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Software Defined Radios

The SCaN Testbed consists of three reconfigurable and reprogrammable Software Defined Radio (SDR) transceivers/transponders:

JPL SDR: S-Band and L-Band (GPS)
GD SDR: S-Band
Harris SDR: Ka-Band
The SCaN Testbed orbits the earth in low orbit, pointing to a series of NASA Space Network (SN) TDRSS satellites in geosynchronous orbits and NASA Near Earth Network (NEN) stations, as well as experimenter-provided facilities. The three SDRs will provide:

S-band (duplex) microwave Radio Frequency (RF) links directly with the ground, (also referred to as the Near Earth Network (NEN)),
S-band (duplex) microwave RF links with the Tracking and Data Relay Satellite System (TDRSS), (also referred to as the Space Network (SN)),
Ka-Band (duplex) with TDRSS,
L-Band (receive-only) with the Global Positioning Satellite System (GPSS).

Software Defined Radio Software

Each SDR has an Operating Environment (OE) which provides a software infrastructure (including an operating system), command processing, interact with hardware, and configure the SDR. All three OEs comply with the STRS Standard. SDR must run waveforms which implement the capability of the radio and generate the RF signal that will be transmitted. The OE does not actually generate or receive signals or perform communication functions. That is done by loadable waveforms which use the resources provided by the hardware platform and OE to communicate, network, or keep time (or anything else the experimenter wishes to do).

Radio Frequency (RF) Subsystem

The RF subsystem enables the SDRs to transmit/receive RF signals from the SN and NEN, and receive GPS signals, through one of five antennas (3 fixed, 2 movable).

The Radio Frequency (RF) Subsystem is comprised of:

Traveling Wave Tube Amplifier (TWTA)
three Coaxial Transfer Switches
RF Isolator
RF Attenuator
transmission lines to interconnect the RF Subsystem components with the SDRs.
The RF Subsystem radiates RF signals intended for the Tracking and Data Relay Satellite (TDRS) and the ground and receives RF signals from the TDRS, the ground, and the GPS system. The architecture of the SCAN Testbed permits, and there is a requirement for, the ability of sending RF signals from two separate SDRs to two antennas simultaneously. The ability to send RF signals from two separate SDRs to the same antenna is not supported by the architecture and cannot happen due to switch positions required.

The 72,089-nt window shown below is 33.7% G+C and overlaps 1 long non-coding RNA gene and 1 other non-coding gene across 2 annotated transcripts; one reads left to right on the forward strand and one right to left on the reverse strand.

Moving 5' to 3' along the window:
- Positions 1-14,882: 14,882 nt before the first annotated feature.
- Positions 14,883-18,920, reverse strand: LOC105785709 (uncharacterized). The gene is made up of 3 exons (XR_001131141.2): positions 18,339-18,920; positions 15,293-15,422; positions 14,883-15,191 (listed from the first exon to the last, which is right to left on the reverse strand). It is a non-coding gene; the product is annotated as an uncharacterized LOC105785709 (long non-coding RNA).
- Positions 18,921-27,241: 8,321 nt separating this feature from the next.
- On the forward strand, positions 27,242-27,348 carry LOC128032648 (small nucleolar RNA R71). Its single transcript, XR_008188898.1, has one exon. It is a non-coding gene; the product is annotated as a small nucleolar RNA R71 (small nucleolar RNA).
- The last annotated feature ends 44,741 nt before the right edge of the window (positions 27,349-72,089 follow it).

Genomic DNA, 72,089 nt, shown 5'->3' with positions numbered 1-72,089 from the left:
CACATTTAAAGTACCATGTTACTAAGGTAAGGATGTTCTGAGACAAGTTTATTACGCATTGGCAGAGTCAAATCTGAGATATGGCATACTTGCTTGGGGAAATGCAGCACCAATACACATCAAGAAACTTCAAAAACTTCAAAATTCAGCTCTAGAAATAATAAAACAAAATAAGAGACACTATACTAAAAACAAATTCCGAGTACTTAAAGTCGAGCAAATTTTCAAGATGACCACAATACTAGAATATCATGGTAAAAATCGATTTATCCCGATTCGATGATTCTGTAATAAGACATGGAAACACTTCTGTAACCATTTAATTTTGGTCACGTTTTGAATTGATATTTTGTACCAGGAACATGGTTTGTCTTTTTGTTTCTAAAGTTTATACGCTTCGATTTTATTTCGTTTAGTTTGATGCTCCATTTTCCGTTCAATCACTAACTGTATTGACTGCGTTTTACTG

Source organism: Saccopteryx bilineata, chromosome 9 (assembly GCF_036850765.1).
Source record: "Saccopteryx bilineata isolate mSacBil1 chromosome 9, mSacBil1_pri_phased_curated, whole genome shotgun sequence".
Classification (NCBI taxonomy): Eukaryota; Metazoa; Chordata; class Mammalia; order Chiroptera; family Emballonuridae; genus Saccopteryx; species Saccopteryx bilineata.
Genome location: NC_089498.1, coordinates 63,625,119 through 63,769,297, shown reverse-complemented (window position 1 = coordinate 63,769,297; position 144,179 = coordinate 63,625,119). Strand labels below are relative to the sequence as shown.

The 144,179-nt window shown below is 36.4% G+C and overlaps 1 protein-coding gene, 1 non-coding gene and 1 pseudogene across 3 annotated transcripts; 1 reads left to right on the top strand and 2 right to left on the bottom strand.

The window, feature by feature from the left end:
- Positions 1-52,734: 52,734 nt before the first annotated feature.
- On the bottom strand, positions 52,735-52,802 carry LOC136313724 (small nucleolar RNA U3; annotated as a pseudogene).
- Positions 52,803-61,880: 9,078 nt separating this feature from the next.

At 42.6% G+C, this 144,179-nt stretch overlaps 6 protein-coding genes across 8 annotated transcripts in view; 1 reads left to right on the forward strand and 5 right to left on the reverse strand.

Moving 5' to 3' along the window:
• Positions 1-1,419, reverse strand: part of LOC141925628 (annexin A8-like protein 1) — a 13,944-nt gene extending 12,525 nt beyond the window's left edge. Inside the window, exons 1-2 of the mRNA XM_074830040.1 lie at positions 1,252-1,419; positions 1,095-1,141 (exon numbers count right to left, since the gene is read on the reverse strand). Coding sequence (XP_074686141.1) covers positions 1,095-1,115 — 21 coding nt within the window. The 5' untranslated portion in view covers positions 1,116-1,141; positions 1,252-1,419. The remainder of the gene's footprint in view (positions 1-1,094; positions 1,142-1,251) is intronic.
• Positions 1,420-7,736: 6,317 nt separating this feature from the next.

RF Subsystem Interfaces

The RF Subsystem interfaces with the Avionics Subsystem, the Flight Enclosure, the Antenna Pointing Subsystem, and the three SDRs. The Mission Operations tab further details RF communication paths.

Antenna Pointing System (APS)

The Antenna Pointing System (APS) allows the Ka-Band High Gain Antenna (HGA) and S-Band Medium Gain Antenna(MGA) to be moved to track TDRSS (or other experimenter selected targets). The antenna pointing may be done in either open loop or closed loop mode. In the former, the antennas are pointed according to a pre-computed track profile. In closed loop mode, the tracking algorithm uses signal strength information from the Ka-band radio to point the Ka-band HGA more accurately to the Ka-band source. The ISS is sufficiently large and flexible that open loop pointing of the Ka-band antenna may have pointing errors reducing the maximum data rate that can be carried. The gimbaled antennas are locked for launch and deployed on-orbit.


Figure 8. SCaN Testbed Antenna Pointing System (on ExPA)

As shown in Figure 8, the APS consists of:

APS Component


Gimbal Control Electronics (GCE) Receives position and rate commands through a 1553 interface with the Flight System avionics system.  The GCE provides position information to the Flight System avionics system through the same 1553 interface.
Integrated Gimbals Assembly (IGA) Consists of rotary coupled azimuth and elevation actuators, rotary joints for Ka-Band and S-Band, support bracket with connectors, and antenna arm with connectors and harness. Each APS actuator has a stepper motor and harmonic gear. The antenna gimbals rotary joints enable transmission and reception of radio frequency (RF) signals throughout the range of motion of the IGA.
Interfaces The APS interfaces with the Avionics Subsystem via MIL STD 1553B and 28VDC and 120 VDC power, Mechanical Subsystem Flight Enclosure, and RF Subsystem S-Band and Ka-Band waveguides as shown below.
APS interfaces